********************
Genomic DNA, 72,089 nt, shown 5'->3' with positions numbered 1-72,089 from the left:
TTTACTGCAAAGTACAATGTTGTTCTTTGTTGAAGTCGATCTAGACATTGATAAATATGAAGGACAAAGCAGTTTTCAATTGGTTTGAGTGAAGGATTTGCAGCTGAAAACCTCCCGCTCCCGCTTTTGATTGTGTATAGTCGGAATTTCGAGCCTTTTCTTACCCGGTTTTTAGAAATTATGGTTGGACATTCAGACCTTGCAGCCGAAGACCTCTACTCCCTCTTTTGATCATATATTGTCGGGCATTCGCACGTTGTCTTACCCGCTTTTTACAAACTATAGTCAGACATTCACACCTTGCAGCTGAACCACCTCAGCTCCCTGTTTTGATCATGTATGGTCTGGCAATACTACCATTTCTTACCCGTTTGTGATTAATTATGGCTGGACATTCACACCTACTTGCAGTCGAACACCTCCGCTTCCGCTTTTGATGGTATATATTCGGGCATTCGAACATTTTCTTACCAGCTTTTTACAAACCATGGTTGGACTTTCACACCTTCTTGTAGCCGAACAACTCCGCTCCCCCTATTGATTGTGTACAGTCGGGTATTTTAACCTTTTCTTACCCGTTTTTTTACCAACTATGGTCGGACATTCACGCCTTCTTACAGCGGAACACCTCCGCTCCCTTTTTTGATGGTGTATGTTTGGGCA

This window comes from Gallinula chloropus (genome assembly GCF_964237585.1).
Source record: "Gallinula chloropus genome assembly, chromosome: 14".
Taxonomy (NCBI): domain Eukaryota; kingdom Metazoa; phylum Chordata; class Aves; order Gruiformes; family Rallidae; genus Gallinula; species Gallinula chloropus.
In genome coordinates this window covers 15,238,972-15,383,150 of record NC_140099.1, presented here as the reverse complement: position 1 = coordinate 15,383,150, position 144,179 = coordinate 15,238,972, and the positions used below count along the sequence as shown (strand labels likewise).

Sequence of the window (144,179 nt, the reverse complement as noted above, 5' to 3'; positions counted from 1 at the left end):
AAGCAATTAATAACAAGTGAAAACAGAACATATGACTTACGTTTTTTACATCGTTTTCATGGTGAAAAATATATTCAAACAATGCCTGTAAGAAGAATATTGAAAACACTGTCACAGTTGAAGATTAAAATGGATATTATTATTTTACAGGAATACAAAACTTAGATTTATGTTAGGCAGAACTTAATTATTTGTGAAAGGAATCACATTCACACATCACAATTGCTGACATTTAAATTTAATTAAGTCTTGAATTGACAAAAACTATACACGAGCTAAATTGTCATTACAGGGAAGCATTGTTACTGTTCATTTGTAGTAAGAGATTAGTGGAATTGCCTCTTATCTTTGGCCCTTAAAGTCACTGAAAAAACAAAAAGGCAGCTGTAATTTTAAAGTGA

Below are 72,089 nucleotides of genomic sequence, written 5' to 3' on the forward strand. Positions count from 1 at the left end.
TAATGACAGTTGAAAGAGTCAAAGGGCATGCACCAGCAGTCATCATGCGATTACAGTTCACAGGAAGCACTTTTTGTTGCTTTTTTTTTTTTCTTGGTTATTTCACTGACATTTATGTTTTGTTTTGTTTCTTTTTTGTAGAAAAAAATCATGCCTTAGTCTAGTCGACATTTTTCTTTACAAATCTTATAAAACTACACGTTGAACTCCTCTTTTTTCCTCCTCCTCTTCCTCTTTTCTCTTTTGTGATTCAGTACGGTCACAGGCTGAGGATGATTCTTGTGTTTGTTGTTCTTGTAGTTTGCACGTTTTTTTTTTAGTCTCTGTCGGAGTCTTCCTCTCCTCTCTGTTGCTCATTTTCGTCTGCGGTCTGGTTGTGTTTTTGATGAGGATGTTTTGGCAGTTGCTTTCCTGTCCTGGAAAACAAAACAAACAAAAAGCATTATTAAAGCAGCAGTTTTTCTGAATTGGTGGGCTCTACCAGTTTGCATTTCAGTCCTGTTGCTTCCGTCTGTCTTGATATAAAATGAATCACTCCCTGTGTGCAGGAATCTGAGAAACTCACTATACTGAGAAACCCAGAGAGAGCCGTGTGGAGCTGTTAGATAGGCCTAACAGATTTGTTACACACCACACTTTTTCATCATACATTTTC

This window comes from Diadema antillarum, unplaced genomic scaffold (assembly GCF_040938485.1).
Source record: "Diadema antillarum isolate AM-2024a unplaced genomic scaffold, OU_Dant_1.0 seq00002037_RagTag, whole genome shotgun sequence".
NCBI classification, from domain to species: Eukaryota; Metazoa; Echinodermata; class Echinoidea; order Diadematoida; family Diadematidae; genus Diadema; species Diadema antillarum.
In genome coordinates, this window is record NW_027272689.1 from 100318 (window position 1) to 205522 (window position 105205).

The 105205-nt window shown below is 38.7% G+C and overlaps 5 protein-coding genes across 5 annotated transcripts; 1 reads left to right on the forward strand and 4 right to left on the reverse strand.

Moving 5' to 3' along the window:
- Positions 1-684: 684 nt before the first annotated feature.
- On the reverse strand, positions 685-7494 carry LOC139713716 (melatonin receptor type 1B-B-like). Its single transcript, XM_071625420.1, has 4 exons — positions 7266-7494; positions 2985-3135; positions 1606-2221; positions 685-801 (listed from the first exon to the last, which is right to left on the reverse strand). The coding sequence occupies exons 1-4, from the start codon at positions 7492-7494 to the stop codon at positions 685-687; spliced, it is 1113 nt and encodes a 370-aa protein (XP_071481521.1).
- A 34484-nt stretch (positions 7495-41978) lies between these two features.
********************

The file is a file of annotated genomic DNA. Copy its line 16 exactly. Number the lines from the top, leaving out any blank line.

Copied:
Moving 5' to 3' along the window: